book designCopyediting

PSA: From the Copy Editor’s Desk

Apparently, this is some
kind of Wiki copy editor’s
symbol. I kind of like it.

I would like to offer this public service announcement on behalf of all copy editors.

Writers: please heed the style guide given to you by the publisher.

Please, for the love of God, listen when they tell you how to format a document.

Here is what happens when your fancy manuscript comes through the door.
Step 1: The copy editor receives your electronic files.
Step 2: The copy editor opens the file.
Step 3: The copy editor begins systematically stripping out every single solitary item of fancy formatting that you put into the text: fonts, font sizes, lists, pictures, charts, graphs, extra spaces, weird indents, swirly section breaks, etc. etc.
Step 4: The copy editor gets a cup of coffee and wonders why the writer bothered to add all those fancy fonts and pre-designed lists and pictures when the directions clearly said not to do so.
Step 5: The copy editor continues formatting the text. Hours pass. Seasons change. Gray hairs appear.
Step 6: After all that time getting the text into the format it should have been in to begin with, the copy editor can now begin editing.

I am not exaggerating when I tell you how much time this takes, and it is especially sad when you take into account the hours the writer spent adding all those fancy items into the text in the first place. I understand why it happens. Really, I do. The writer is imagining their book in its final format, but they need to understand that publishers have a process, which begins with a bare-bones text and ends with a nicely designed book.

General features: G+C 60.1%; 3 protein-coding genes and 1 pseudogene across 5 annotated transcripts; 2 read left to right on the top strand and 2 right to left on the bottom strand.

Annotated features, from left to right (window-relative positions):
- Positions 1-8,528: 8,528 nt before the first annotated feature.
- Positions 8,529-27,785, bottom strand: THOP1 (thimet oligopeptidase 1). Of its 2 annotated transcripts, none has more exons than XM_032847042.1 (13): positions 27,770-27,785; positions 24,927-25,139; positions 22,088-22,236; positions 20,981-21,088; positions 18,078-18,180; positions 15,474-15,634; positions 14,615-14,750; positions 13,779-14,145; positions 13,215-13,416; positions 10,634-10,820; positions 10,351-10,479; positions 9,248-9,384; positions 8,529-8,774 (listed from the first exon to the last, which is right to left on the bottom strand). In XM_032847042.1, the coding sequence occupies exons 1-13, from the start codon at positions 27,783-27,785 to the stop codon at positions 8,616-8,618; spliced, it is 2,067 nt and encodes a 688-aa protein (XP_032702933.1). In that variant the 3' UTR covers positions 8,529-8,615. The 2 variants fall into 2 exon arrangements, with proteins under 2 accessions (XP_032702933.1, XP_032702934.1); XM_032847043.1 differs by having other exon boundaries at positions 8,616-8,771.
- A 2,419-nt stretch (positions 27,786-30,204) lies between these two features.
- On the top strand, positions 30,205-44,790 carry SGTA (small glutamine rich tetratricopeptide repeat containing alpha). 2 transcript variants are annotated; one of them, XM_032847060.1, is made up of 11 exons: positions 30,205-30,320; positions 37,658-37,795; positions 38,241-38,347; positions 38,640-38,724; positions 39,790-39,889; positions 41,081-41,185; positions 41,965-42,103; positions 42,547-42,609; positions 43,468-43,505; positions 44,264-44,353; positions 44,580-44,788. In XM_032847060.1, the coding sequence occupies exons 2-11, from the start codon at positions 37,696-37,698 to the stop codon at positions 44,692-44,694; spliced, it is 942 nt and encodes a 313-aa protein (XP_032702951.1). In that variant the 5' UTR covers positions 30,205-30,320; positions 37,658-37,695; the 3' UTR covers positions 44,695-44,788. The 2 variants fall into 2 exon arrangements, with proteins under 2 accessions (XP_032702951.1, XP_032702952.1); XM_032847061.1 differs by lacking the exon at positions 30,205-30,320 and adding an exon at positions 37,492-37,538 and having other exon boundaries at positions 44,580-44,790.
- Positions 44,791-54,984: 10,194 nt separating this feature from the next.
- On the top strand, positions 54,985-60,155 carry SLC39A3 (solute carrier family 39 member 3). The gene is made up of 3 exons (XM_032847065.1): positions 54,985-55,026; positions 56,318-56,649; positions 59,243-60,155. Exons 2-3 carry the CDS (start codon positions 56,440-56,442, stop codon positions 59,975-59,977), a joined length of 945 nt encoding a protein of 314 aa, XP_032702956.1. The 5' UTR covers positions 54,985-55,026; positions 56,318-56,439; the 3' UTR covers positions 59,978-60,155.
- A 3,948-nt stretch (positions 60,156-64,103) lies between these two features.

So please, think of the copy editors who are paid very little for their labors and follow the directions given to you by the publisher. Do not get fancy! We copy editors are just going to take it all out.


Aspiring Writers: This also explains the importance of formatting your manuscript submission according to the style requirements of your prospective publisher or agent. Publishers and agents are looking for good writing, but they are also trying to make a profit. The less work involved in preparing your manuscript for press, the more money they make. So a simply, correctly formatted document stands a much better chance of becoming the fancy book of your dreams

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